Gov. Jan Brewer has returned to Arizona, facing rising pressure on many fronts over a bill on her desk that has prompted a national debate over religious and gay rights.
The bill – passed last week by the state’s Legislature – would allow businesses to deny service to gay people based on the religious beliefs of the business owner.
The legislation has caused an uproar, with the chorus of opposition growing each day. Former GOP presidential nominee Mitt Romney was the latest prominent voice to weigh in and urge Brewer to veto the bill.
Brewer, who had been in Washington for a governor’s conference, posted a message on Twitter pledging to “do the right thing for the State of Arizona.”
I assure you, as always, I will do the right thing for the State of Arizona. #SB1062— Jan Brewer (@GovBrewer) February 26, 2014
Brewer will likely spend the next day or more pondering Senate Bill 1062 before deciding whether to sign or veto the legislation. If she doesn’t reach a decision by the end of Saturday, it will automatically become law.
There is widespread speculation that Brewer will veto the bill, but she has not said how she'll act, as is her longtime practice with pending legislation.
The bill was pushed by the Center for Arizona Policy, a social conservative group that opposes abortion and gay marriage. The group says the proposal simply clarifies existing state law and is needed to protect against increasingly activist federal courts.
Arizona residents remain divided on the issue. Michael Salmon of Phoenix supports the bill and he says supporters are afraid to speak out.
“This is not about hate or bigotry of any sort, but rather the protection of religious rights,” Salmon told KNXV, the region’s ABC affiliate. “People of religion have the right to say no.”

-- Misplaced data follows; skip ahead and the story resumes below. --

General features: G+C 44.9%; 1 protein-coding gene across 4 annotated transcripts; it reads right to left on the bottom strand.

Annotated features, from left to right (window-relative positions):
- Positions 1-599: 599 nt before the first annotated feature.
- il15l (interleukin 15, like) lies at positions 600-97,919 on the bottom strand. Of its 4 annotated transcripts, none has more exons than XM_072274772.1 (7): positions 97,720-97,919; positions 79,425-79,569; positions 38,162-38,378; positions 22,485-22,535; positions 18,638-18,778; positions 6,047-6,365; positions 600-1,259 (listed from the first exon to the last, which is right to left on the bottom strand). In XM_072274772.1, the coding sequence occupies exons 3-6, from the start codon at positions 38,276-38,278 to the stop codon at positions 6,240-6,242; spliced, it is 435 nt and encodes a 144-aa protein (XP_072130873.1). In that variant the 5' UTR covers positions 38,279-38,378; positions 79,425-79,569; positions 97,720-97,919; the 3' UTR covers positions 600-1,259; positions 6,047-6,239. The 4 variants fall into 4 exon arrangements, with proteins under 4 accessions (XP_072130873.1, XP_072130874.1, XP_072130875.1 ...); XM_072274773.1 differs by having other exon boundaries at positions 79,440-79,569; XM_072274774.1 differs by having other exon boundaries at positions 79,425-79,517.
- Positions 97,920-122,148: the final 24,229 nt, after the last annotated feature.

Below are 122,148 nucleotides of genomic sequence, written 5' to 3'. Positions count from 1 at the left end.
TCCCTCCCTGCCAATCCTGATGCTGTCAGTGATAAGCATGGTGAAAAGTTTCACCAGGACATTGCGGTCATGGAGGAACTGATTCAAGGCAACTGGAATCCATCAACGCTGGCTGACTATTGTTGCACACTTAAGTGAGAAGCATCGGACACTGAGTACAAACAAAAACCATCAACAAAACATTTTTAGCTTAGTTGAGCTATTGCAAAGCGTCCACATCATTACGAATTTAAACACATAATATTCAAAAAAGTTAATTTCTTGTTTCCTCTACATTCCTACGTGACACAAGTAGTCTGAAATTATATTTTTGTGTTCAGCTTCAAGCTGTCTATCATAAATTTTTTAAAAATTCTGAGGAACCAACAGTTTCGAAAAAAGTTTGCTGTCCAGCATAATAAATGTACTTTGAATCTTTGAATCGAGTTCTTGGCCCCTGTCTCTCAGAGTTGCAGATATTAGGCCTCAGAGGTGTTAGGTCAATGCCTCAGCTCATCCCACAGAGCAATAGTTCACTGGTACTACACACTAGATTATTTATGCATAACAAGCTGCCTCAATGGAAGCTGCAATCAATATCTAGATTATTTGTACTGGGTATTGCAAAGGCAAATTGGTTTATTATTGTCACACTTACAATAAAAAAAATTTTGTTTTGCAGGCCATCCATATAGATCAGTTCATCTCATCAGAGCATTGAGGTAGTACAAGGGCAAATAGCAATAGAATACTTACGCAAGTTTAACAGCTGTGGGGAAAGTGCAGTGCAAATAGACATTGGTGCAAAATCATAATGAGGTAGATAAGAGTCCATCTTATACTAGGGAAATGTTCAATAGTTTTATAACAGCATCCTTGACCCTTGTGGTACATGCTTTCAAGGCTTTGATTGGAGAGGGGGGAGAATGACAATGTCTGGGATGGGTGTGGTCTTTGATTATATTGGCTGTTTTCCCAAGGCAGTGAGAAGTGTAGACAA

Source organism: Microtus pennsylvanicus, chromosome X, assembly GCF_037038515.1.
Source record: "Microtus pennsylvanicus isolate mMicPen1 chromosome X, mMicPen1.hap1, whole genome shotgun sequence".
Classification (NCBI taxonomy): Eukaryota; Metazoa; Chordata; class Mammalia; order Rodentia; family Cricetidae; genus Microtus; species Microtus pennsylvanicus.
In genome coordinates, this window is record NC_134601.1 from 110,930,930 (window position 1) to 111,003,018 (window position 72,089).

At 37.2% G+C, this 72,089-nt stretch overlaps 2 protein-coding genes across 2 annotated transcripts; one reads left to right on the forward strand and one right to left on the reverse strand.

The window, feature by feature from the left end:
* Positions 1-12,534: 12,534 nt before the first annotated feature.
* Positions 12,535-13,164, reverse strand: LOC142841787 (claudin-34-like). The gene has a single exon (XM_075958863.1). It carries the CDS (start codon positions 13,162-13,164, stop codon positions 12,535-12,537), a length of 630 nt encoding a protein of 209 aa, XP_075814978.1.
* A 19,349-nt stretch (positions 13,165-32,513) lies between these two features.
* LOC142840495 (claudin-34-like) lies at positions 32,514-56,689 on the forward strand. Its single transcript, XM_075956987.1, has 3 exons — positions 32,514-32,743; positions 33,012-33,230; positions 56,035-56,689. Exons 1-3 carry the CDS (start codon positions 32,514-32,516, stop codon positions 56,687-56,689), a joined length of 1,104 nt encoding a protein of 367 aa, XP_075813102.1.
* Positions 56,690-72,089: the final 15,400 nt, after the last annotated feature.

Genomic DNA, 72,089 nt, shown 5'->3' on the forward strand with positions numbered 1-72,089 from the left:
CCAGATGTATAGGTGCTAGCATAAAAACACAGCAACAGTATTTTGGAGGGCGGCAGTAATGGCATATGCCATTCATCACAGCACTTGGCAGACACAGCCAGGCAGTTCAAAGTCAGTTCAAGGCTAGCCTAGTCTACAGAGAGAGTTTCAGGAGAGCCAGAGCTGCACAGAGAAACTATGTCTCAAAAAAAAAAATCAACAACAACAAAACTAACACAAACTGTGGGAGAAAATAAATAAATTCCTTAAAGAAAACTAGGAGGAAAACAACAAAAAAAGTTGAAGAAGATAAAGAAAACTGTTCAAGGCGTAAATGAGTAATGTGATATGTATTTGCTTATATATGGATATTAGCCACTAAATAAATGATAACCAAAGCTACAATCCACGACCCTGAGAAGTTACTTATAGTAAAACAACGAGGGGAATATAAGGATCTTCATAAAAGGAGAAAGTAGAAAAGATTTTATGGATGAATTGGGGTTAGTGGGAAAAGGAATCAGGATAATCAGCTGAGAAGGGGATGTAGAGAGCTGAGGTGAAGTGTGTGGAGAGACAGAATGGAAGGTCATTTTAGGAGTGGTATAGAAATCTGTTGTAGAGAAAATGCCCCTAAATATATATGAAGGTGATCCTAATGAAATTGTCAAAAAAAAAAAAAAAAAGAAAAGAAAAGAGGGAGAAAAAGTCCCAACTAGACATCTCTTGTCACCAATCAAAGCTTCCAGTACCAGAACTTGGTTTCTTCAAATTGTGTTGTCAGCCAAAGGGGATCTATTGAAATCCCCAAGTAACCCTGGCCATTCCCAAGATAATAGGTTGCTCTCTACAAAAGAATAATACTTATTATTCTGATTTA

Silvana Salcido Esparza owns Barrio Café, a restaurant in Phoenix. Esparza is also gay, so she feels compelled to speak out against the bill. Esparza plans on welcoming anyone into her restaurant, regardless of sexual orientation.
“We’re moving forward. Let’s not move backward. I have a right just like everybody else … and this is just wrong. What message are we sending?” she told KNXV.
The bill could have deep impacts for the state. Major companies have criticized the legislation, including Marriott Hotels, Apple, American Airlines and Yelp. Yelp CEO Jeremy Stoppelman wrote an open letter to Brewer.
“Protecting the consumer has been – and will continue to be – our main priority. I believe that every consumer has a right to be served by a business without fear of discrimination,” Stoppelman wrote.
The NFL is also watching the decision closely, as next year’s Super Bowl is set to be played in Arizona. The Arizona Cardinals, the NFL and the Arizona Super Bowl Host Committee all issued statements voicing disagreement with the bill.
“A key part of the mission for the Arizona Super Bowl Host Committee is to promote the economic vitality of Arizona,” the committee wrote in a statement. “On that matter we have heard loud and clear from our various stakeholders that adoption of this legislation would not only run contrary to that goal but deal a significant blow to the state’s economic growth potential.”
The Associated Press and ABC News Radio contributed to this report.